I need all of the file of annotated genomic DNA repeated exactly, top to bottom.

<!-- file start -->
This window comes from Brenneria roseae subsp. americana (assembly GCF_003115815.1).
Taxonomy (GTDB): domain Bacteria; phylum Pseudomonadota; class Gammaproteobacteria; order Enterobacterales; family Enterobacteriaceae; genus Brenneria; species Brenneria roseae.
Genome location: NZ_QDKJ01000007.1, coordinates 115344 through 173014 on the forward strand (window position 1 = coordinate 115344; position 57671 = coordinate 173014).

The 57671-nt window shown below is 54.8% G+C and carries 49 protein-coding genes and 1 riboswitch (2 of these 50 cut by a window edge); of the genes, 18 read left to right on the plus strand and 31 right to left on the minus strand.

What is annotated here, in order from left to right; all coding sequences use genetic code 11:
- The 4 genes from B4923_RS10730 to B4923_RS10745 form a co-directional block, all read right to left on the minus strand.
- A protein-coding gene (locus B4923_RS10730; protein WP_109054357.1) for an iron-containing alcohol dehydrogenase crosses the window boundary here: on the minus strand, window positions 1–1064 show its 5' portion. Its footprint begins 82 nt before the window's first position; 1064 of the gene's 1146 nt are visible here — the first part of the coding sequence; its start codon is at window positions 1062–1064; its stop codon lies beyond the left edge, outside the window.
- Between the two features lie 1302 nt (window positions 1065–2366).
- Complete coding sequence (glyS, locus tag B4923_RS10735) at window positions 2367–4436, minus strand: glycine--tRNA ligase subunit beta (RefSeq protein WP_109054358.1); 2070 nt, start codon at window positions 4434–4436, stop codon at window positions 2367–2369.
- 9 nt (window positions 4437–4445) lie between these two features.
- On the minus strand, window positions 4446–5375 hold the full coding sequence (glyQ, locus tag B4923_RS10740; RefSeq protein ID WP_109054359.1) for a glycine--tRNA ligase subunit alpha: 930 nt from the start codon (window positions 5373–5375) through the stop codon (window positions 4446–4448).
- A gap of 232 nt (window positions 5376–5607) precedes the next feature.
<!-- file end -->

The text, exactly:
This window comes from Brenneria roseae subsp. americana (assembly GCF_003115815.1).
Taxonomy (GTDB): domain Bacteria; phylum Pseudomonadota; class Gammaproteobacteria; order Enterobacterales; family Enterobacteriaceae; genus Brenneria; species Brenneria roseae.
Genome location: NZ_QDKJ01000007.1, coordinates 115344 through 173014 on the forward strand (window position 1 = coordinate 115344; position 57671 = coordinate 173014).

The 57671-nt window shown below is 54.8% G+C and carries 49 protein-coding genes and 1 riboswitch (2 of these 50 cut by a window edge); of the genes, 18 read left to right on the plus strand and 31 right to left on the minus strand.

What is annotated here, in order from left to right; all coding sequences use genetic code 11:
- The 4 genes from B4923_RS10730 to B4923_RS10745 form a co-directional block, all read right to left on the minus strand.
- A protein-coding gene (locus B4923_RS10730; protein WP_109054357.1) for an iron-containing alcohol dehydrogenase crosses the window boundary here: on the minus strand, window positions 1–1064 show its 5' portion. Its footprint begins 82 nt before the window's first position; 1064 of the gene's 1146 nt are visible here — the first part of the coding sequence; its start codon is at window positions 1062–1064; its stop codon lies beyond the left edge, outside the window.
- Between the two features lie 1302 nt (window positions 1065–2366).
- Complete coding sequence (glyS, locus tag B4923_RS10735) at window positions 2367–4436, minus strand: glycine--tRNA ligase subunit beta (RefSeq protein WP_109054358.1); 2070 nt, start codon at window positions 4434–4436, stop codon at window positions 2367–2369.
- 9 nt (window positions 4437–4445) lie between these two features.
- On the minus strand, window positions 4446–5375 hold the full coding sequence (glyQ, locus tag B4923_RS10740; RefSeq protein ID WP_109054359.1) for a glycine--tRNA ligase subunit alpha: 930 nt from the start codon (window positions 5373–5375) through the stop codon (window positions 4446–4448).
- A gap of 232 nt (window positions 5376–5607) precedes the next feature.